The raise in divorce is definitely in part to the fact that it's more widely accepted - there were many unhappy marriages 30 years ago, but because of religious and social rejection as a result, most women were terrified to leave their abusive or mistreading husbands (and I'm sure there were some men in similar positions). It was highly looked down upon, so people just stayed miserable.
My mother divorced my father when she was 25-26, I was about a year and a half old. She couldn't have made a better move! They're both happily re-married and I've gained two wonderful step parents. I can't imagine how miserable things would've been for me if they had stayed together in an unhappy marriage, they just weren't matching up well.
I know a lot of people like to blame the younger generation for marrying too young, or too fast, but I get the feeling this isn't always the case. There is a percentage of early 20's somethings like myself out there who feel developmentally and responsibly ready for marriage and possibly motherhood. It is certainly not the norm, but that a better percentage of divorces are from 40-somethings women, does say something.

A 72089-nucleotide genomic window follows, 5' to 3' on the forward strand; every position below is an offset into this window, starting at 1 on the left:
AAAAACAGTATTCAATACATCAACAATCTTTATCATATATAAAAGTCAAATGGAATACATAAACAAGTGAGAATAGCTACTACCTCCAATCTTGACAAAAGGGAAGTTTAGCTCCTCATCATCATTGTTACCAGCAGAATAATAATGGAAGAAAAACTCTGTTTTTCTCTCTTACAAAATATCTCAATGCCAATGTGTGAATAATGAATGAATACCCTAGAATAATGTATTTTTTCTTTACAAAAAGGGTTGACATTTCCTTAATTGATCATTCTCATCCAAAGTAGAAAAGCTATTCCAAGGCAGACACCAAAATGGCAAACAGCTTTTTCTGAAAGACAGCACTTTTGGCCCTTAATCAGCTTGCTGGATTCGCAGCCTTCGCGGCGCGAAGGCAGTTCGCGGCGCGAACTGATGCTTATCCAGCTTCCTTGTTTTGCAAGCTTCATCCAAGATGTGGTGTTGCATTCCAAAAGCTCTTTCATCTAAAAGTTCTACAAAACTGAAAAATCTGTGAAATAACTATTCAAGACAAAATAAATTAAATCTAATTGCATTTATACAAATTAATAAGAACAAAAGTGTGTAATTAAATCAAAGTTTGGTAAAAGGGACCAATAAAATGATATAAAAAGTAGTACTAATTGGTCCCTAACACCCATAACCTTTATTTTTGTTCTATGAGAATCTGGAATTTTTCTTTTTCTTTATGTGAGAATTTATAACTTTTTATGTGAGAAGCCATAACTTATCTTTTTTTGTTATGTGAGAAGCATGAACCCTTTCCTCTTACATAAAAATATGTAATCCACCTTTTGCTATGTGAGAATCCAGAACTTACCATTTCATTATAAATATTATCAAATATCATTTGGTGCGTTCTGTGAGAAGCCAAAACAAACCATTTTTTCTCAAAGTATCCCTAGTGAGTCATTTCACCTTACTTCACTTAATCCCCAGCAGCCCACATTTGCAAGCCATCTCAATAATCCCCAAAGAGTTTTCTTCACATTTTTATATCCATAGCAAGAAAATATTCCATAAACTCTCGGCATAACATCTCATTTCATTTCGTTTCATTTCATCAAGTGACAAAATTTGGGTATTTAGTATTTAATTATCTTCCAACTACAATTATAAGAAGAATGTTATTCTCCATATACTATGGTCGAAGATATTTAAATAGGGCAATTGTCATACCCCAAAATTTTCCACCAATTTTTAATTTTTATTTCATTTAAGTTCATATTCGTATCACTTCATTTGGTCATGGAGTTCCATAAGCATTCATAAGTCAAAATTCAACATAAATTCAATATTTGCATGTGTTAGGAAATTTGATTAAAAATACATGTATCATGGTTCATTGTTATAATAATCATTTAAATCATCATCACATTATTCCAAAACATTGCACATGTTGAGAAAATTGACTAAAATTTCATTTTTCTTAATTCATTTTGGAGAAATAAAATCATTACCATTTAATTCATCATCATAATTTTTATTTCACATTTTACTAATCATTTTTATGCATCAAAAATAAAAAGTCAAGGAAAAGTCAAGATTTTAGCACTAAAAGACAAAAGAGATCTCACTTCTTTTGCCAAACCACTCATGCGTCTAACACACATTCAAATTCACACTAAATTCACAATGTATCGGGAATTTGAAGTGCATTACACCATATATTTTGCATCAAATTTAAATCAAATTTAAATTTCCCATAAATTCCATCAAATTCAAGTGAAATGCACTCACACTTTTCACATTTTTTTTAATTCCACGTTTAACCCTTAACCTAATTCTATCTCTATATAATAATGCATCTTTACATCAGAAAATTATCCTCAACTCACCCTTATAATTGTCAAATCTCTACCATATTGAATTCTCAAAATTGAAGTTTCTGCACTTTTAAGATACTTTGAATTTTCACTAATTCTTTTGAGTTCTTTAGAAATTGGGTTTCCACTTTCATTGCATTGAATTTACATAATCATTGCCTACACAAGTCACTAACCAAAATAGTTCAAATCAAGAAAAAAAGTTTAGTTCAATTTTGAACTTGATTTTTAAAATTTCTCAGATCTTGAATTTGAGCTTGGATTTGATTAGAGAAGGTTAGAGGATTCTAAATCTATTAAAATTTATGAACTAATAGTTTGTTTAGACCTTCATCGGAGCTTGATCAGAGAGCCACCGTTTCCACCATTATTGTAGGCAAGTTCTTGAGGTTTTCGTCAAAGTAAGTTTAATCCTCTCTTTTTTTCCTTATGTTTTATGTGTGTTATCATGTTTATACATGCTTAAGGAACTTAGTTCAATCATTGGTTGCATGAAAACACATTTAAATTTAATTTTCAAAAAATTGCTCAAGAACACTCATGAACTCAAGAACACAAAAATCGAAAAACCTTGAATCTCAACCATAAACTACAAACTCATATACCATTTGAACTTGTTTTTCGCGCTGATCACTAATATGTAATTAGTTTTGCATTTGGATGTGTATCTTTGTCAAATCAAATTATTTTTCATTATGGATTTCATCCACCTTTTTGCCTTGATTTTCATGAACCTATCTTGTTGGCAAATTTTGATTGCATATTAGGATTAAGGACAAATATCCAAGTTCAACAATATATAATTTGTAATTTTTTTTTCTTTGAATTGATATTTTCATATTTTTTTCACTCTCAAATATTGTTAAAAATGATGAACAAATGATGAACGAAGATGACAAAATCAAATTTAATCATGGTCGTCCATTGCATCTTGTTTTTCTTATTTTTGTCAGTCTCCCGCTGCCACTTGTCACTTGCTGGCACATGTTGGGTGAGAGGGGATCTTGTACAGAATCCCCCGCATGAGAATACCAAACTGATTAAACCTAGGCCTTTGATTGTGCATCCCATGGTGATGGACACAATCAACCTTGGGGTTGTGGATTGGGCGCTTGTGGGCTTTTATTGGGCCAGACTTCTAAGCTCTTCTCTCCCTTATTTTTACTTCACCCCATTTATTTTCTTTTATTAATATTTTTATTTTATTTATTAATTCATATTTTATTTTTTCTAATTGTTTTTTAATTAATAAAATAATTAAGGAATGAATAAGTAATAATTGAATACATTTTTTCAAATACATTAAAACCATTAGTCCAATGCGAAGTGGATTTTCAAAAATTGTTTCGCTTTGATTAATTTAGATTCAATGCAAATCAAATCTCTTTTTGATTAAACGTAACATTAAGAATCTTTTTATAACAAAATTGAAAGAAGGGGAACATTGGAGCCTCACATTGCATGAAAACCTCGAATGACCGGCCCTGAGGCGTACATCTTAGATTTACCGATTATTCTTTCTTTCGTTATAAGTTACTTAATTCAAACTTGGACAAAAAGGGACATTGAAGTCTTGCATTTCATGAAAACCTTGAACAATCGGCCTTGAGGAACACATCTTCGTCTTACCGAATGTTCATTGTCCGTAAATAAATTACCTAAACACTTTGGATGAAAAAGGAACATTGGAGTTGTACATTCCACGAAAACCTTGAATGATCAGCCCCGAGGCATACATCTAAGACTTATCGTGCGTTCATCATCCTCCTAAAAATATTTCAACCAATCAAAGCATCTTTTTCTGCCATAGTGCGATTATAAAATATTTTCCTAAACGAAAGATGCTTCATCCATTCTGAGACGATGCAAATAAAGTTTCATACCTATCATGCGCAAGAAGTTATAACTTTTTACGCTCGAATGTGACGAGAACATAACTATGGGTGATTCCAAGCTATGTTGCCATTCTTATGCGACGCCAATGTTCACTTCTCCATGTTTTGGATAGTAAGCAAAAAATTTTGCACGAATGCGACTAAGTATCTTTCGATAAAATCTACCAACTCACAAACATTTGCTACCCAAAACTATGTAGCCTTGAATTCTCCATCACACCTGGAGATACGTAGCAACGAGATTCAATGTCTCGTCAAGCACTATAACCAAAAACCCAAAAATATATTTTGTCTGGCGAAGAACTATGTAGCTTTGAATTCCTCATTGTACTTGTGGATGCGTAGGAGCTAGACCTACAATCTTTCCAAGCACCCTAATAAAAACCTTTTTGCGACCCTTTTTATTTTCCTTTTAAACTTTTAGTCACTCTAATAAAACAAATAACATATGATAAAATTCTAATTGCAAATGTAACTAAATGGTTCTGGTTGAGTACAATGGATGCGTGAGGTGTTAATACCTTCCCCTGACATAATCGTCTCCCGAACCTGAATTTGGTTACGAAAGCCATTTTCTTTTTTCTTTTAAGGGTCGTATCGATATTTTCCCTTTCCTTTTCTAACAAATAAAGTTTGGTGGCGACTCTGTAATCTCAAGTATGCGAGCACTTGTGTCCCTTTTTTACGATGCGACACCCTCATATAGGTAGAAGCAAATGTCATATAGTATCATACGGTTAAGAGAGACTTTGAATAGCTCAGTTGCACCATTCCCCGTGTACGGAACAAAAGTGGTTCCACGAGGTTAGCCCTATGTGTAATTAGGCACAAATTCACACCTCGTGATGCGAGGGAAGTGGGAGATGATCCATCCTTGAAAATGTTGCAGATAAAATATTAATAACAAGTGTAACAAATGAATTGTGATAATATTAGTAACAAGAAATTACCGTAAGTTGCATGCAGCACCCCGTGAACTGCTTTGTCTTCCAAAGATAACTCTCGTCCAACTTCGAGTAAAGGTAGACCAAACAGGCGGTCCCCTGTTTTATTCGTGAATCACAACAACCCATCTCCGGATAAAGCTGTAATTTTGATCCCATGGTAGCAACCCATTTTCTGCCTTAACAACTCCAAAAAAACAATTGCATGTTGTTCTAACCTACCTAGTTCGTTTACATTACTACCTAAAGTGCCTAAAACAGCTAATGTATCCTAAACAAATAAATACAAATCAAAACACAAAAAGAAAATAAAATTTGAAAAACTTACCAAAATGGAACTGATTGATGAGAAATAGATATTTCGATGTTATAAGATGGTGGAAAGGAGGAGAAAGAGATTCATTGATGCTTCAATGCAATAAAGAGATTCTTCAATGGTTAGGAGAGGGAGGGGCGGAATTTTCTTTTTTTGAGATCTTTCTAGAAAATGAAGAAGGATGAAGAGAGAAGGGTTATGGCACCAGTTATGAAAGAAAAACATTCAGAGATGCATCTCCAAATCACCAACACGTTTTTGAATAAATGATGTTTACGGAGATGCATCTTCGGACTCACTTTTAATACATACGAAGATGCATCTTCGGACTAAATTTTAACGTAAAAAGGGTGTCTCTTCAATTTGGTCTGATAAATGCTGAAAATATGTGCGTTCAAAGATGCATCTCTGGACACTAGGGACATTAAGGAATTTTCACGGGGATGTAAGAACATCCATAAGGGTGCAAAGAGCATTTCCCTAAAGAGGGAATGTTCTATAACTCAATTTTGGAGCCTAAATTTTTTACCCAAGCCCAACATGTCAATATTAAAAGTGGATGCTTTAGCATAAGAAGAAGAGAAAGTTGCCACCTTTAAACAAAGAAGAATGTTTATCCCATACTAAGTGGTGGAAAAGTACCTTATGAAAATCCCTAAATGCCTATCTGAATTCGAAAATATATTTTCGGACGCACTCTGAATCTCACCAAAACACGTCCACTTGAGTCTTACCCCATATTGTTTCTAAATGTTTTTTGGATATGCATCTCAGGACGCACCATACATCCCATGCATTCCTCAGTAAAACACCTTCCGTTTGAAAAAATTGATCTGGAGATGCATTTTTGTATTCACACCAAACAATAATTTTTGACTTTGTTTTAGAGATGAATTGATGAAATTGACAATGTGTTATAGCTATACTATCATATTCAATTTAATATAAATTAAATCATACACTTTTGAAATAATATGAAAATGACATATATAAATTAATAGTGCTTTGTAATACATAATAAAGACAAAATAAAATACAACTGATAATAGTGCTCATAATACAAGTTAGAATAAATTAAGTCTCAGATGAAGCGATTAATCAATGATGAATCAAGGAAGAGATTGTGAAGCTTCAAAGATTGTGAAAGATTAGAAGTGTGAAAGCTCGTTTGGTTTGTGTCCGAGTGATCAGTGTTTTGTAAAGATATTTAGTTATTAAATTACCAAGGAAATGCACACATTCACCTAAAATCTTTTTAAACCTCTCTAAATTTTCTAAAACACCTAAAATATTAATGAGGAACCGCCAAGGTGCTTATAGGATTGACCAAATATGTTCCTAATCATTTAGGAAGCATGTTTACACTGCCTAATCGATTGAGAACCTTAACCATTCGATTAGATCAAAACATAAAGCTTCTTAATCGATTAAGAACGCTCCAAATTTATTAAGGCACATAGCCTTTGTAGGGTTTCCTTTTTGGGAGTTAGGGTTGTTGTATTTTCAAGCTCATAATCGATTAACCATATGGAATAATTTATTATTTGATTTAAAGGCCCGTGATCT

I think a greater portion of women in their 40's are far more independent these days, many women don't desire children like they used to, and don't 'require' a husband for financial aid or support...
But I think caregiver makes a great point, people just don't work at it. Women and men tend to to jump to "well, I don't have to deal with this, I can just get a divorce" more often than before. I wouldn't discount that there are many out there who DO work very hard, but communication is a lost art in this world it seems.
Like Ruth, I've decided to not discuss any issues with friends from this point about my relationships until I've spoken with my SO first. Communication is key if you don't want to build resentment and bitterness - which could only result in something bad anyway. If people take up practicing this lost art, maybe divorce rates could go down? Who knows...